Barbie, the world's most popular doll, continues to influence the fashion world and pop culture. With the highly anticipated "Barbie" film directed by Greta Gerwig on the horizon, Barbiecore, an aesthetic inspired by the iconic Barbie doll, has experienced a resurgence in popularity, capturing the essence of nostalgia and empowerment associated with the iconic doll. This has inspired us to delve into Flim.ai to explore how artists have appropriated this trend.
Barbiecore, the fashion aesthetic inspired by the iconic Barbie doll, has a rich history that dates back to the 1950s. Introduced by Mattel and initially associated with the “American way of life”, Barbie quickly became a cultural icon and a symbol of femininity, glamor and aspiration.
Over the years, Barbie has become a symbol of female emancipation while perpetuating ultra-gendered stereotypes and an aesthetic rooted in heteronormative and Western ideals of beauty.
While the Barbiecore aesthetic continued to evolve discreetly at the turn of the 2000s and 2010s, and the Barbie doll went through a crisis due to little girls' lack of interest in this stereotypical doll, the late 2010s and early 2020s brought it a new lease of life.
Firstly, Barbiecore's rise aligns with the resurgence of Y2K style, which has captivated the fashion world in recent years. The fashion trend evokes nostalgia for the early 2000s, the Noughties, reminiscent of icons like Paris Hilton and Elle Woods, and their vibrant colors, flashy accessories, feminine silhouettes, and bold patterns. We encourage you to take a look at our Noughties collection, which will transport you right back to the early 2000s.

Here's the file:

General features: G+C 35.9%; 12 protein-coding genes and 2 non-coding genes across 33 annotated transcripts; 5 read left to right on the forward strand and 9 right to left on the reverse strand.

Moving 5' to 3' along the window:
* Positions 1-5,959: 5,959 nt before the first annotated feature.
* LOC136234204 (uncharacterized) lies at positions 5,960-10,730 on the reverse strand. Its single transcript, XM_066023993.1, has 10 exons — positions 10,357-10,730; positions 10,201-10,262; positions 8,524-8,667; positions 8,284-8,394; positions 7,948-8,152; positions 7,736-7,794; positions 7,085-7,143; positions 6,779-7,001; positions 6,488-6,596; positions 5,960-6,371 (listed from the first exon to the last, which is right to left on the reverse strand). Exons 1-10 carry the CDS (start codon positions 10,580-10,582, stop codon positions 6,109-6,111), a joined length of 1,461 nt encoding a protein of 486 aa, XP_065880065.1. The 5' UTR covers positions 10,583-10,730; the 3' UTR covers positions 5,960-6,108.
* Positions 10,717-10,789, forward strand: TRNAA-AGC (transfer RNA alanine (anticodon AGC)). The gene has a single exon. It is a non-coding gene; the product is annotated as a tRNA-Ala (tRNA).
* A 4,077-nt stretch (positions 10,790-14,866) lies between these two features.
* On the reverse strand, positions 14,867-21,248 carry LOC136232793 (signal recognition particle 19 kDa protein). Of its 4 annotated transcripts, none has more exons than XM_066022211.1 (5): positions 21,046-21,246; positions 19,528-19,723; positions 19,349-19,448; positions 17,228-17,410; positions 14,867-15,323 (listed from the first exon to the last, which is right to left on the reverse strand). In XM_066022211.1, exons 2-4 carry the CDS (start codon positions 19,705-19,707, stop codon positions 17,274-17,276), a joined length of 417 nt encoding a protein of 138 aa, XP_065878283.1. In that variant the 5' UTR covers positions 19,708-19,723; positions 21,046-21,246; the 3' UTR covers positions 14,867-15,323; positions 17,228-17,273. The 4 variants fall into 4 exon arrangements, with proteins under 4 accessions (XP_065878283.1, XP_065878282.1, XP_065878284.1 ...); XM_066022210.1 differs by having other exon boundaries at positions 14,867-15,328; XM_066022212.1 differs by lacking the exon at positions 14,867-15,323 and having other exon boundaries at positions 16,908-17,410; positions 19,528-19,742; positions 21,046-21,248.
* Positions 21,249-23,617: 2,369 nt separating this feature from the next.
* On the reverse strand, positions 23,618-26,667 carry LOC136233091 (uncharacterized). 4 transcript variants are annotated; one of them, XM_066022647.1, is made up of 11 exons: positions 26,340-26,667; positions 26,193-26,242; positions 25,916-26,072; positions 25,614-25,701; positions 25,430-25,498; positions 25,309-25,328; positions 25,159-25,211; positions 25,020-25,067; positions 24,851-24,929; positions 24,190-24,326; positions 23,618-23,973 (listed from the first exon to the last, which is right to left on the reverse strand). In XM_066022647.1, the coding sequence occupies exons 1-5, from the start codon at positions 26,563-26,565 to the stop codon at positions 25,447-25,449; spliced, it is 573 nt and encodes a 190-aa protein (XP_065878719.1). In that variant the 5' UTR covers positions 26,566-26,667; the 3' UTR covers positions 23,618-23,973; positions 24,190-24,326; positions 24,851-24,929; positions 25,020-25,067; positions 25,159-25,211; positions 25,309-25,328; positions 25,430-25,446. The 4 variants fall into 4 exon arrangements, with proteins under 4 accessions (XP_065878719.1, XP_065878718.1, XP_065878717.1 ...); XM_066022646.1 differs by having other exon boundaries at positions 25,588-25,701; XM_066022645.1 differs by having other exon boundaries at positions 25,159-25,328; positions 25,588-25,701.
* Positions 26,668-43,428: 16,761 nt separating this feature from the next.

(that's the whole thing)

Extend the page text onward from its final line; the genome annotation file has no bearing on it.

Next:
Valentino's Pink PP collection in 2022 played a pivotal role in catapulting Barbiecore into the world of high fashion. The collection featured monochromatic hot pink looks, capturing the essence of Barbie's signature style and sparking a renewed interest in the aesthetic.
The film has generated immense excitement and inspired individuals to embrace the aesthetic in their own personal style. With teasers and promotional images circulating, the anticipation surrounding the movie has contributed to the resurgence of Barbiecore's in fashion, music, social media and more.
For example, while artists such as Ariana Grande and Shakira still referenced the style, the year 2022 and then 2023 saw the emergence of numerous music videos with a hyper-Barbie aesthetic, now associated as much with the doll's pop culture as with a new form of freedom of expression.
These clips include "Super Freaky Girl" by Nicki Minaj, directed by Joseph Kahn, "Princess Diana" by Ice Spice, directed by Edgar Esteves, "Dance The Night" by Dua Lipa, directed by Greta Gerwig, and "Barbie World" by Nicki Minaj, directed by Hannah Lux Davis.
In a way, the search results for Barbiecore from our Artificial Intelligence reflect the entire history of this phenomenon. Our AI naturally searches for dolls, lots of pink, blonde hair, accessories, artificial settings, dreamlike atmospheres, and more.
But it goes further, offering more offbeat and trashy shots. Barbie Flim responds to the stereotypes associated with Barbie since her creation, as well as the modern interpretation created by contemporary artists, and the interpretation made by our AI based on its global knowledge of this mainstream and paradoxical aesthetic. Barbie in 2023 assumes its mainstream status and is provocative.
As Barbiecore continues to evolve, it encapsulates both the nostalgia of the past and the enduring influence of Barbie's empowering message: "You can be anything". Ultimately, over the years, Barbiecore is about feeling confident and embracing one's individuality. It's not about conforming to societal norms but rather celebrating personal style, feeling empowered, embracing femininity, and expressing our unique bold style. The freedom to express oneself, whether through a pink bra or a long dress, defines the essence of Barbiecore .